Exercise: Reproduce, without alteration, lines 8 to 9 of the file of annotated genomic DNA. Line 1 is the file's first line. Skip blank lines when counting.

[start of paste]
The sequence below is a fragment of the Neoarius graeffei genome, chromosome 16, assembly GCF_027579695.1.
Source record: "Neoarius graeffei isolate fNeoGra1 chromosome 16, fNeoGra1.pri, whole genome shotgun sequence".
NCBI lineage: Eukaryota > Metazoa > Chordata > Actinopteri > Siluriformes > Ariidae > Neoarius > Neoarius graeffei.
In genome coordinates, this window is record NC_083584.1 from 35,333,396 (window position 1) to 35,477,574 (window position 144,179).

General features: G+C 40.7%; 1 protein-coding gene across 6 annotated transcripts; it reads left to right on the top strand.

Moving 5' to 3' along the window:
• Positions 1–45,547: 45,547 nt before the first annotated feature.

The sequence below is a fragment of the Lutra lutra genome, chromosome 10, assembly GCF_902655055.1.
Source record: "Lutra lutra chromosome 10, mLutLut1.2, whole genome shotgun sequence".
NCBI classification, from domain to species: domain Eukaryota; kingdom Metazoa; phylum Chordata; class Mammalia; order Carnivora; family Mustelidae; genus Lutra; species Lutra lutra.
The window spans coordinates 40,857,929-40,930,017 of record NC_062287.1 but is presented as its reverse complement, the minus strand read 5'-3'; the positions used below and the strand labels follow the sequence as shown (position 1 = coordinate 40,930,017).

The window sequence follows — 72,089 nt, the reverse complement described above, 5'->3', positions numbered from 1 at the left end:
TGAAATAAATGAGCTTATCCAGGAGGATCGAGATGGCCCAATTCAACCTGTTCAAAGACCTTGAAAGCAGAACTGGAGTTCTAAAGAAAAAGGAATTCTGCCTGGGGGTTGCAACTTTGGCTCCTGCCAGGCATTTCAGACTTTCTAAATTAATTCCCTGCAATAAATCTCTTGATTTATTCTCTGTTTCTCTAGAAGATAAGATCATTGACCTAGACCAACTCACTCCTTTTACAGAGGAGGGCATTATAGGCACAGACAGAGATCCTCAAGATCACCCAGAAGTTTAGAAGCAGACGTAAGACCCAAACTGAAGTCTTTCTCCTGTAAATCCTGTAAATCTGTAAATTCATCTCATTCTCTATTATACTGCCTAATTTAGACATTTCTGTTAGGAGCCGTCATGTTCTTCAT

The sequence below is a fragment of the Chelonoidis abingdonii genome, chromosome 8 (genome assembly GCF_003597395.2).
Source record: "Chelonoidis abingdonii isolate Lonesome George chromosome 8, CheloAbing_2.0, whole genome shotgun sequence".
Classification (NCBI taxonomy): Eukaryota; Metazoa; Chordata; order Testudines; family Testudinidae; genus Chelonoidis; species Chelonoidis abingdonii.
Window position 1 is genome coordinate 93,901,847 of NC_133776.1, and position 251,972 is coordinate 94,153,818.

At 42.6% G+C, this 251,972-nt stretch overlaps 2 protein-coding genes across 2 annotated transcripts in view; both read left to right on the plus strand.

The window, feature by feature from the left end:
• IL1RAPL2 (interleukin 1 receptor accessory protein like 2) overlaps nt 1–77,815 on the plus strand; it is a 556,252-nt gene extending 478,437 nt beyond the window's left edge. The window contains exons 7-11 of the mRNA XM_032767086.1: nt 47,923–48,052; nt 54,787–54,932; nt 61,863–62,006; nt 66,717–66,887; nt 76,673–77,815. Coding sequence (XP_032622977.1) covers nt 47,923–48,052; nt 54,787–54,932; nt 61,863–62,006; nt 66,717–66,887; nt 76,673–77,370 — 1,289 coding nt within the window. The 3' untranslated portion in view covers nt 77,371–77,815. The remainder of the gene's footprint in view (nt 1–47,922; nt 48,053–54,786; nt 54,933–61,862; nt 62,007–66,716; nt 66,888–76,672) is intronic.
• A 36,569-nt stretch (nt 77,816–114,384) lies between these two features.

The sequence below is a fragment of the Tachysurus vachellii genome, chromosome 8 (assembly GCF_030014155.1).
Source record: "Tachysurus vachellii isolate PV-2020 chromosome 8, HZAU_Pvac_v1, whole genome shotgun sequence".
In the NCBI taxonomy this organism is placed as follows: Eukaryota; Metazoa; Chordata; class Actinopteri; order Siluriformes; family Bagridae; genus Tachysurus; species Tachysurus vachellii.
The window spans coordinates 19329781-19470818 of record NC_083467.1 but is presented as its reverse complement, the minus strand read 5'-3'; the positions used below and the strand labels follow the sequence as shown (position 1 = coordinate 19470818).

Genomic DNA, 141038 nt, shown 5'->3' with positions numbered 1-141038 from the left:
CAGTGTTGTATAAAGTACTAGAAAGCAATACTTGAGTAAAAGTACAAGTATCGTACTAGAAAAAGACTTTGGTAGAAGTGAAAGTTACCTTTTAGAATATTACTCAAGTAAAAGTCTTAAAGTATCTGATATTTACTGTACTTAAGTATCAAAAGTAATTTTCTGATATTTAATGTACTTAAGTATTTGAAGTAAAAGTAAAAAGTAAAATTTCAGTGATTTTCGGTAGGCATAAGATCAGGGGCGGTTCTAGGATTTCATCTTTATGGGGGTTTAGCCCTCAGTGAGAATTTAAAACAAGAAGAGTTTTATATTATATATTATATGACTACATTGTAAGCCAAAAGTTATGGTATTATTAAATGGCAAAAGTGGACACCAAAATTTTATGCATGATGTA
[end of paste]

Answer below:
The sequence below is a fragment of the Lutra lutra genome, chromosome 10, assembly GCF_902655055.1.
Source record: "Lutra lutra chromosome 10, mLutLut1.2, whole genome shotgun sequence".